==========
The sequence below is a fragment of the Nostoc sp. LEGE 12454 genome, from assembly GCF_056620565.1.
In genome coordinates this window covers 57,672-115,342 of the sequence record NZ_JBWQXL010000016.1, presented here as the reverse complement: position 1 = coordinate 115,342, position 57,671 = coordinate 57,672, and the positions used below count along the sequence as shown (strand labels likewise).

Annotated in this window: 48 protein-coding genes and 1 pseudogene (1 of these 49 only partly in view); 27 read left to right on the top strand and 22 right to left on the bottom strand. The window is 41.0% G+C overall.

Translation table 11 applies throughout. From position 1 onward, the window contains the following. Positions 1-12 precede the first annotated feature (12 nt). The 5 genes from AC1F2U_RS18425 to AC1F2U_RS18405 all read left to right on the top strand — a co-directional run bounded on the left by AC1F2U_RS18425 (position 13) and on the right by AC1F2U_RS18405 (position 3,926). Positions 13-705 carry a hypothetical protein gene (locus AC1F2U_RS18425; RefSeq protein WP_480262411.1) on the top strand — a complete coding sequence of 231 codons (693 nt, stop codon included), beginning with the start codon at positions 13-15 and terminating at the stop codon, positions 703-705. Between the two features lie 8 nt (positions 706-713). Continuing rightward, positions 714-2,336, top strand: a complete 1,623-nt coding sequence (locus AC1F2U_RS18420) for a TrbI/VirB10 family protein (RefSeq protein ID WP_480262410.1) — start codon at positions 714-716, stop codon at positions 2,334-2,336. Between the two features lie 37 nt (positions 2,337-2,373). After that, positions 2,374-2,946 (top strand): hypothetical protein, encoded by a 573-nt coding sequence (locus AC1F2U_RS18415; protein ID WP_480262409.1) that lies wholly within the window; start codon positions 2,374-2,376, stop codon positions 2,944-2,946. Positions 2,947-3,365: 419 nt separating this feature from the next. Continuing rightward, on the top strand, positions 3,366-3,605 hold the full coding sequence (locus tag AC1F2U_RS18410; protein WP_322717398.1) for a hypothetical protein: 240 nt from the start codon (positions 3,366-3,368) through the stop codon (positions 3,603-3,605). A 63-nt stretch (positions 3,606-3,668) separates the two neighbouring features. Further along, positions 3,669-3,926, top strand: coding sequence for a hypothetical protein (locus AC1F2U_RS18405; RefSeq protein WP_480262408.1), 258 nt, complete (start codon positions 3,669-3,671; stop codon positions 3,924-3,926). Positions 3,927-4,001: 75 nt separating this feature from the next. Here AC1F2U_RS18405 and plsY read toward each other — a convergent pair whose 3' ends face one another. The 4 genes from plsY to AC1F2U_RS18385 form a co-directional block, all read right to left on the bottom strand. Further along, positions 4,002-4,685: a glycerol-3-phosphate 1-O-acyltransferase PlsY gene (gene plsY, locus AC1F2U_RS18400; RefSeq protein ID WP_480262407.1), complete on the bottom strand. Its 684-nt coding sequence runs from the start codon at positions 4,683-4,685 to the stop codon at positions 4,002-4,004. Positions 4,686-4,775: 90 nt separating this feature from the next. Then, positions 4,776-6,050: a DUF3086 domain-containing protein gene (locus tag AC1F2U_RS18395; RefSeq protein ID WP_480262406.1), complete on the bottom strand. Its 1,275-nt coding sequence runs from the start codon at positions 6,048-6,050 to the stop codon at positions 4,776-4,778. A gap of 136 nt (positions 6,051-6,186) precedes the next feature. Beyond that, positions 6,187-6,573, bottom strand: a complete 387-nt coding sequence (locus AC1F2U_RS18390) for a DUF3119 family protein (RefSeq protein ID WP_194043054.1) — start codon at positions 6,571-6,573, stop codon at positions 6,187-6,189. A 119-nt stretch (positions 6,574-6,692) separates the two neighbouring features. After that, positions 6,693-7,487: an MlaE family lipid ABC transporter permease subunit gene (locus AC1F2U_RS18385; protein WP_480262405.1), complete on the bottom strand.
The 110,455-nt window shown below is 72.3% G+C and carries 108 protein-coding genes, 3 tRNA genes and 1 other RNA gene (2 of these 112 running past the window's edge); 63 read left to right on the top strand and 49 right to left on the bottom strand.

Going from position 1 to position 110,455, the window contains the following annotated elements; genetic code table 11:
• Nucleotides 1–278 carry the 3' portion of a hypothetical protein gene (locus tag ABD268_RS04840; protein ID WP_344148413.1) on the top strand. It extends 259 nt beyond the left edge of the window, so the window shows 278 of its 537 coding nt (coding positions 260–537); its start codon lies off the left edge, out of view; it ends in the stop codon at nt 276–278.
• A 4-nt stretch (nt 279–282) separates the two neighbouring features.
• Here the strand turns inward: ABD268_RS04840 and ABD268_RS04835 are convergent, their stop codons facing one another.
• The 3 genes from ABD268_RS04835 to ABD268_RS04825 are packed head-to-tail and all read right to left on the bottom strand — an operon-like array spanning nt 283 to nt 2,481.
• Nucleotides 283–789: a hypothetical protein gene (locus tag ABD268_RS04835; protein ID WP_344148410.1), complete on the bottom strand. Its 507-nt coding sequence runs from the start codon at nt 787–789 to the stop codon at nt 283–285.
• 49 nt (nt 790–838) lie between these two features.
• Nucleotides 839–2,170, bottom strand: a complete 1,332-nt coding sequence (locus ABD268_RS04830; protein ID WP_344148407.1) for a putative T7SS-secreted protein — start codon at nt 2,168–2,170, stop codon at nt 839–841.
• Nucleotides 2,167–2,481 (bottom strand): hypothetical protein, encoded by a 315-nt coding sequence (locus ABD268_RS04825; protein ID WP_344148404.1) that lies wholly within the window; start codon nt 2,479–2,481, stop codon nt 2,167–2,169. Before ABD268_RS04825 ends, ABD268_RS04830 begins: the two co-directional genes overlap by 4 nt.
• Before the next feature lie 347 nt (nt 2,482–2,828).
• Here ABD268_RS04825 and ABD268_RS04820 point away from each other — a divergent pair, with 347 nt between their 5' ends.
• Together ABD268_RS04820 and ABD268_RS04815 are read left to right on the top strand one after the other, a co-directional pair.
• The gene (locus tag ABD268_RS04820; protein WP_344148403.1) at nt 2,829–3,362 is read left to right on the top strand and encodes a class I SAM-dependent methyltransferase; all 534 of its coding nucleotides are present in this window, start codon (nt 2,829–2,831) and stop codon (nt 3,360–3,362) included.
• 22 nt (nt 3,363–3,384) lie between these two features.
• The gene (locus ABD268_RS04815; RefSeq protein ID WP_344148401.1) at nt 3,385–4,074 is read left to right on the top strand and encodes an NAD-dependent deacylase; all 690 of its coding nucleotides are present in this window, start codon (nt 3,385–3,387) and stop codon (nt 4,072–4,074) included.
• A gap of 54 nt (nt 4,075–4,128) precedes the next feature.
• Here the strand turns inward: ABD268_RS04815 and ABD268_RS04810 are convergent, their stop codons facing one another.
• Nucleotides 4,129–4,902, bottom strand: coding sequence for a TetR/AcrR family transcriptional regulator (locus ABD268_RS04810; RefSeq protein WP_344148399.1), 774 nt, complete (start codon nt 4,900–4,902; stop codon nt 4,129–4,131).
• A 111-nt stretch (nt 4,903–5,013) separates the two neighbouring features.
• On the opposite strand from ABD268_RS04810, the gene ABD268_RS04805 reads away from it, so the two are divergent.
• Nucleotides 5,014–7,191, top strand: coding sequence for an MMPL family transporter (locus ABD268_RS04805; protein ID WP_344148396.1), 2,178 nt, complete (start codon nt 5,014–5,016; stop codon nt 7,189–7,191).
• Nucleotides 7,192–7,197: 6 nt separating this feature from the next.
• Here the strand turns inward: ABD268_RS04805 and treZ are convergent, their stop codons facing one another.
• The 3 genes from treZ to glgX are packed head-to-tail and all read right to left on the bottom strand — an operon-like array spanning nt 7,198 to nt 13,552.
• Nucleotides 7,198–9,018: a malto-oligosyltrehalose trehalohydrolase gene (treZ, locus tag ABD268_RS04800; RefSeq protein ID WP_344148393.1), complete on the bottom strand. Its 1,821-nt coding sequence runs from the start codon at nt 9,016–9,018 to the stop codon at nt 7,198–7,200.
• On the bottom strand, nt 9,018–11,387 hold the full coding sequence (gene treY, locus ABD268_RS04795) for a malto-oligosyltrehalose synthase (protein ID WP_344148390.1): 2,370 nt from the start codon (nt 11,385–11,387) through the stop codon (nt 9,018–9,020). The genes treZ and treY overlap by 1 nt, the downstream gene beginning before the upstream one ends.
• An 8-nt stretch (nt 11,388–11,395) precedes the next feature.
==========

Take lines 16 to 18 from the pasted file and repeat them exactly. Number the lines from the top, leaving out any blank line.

• Here ABD268_RS04825 and ABD268_RS04820 point away from each other — a divergent pair, with 347 nt between their 5' ends.
• Together ABD268_RS04820 and ABD268_RS04815 are read left to right on the top strand one after the other, a co-directional pair.
• The gene (locus tag ABD268_RS04820; protein WP_344148403.1) at nt 2,829–3,362 is read left to right on the top strand and encodes a class I SAM-dependent methyltransferase; all 534 of its coding nucleotides are present in this window, start codon (nt 2,829–2,831) and stop codon (nt 3,360–3,362) included.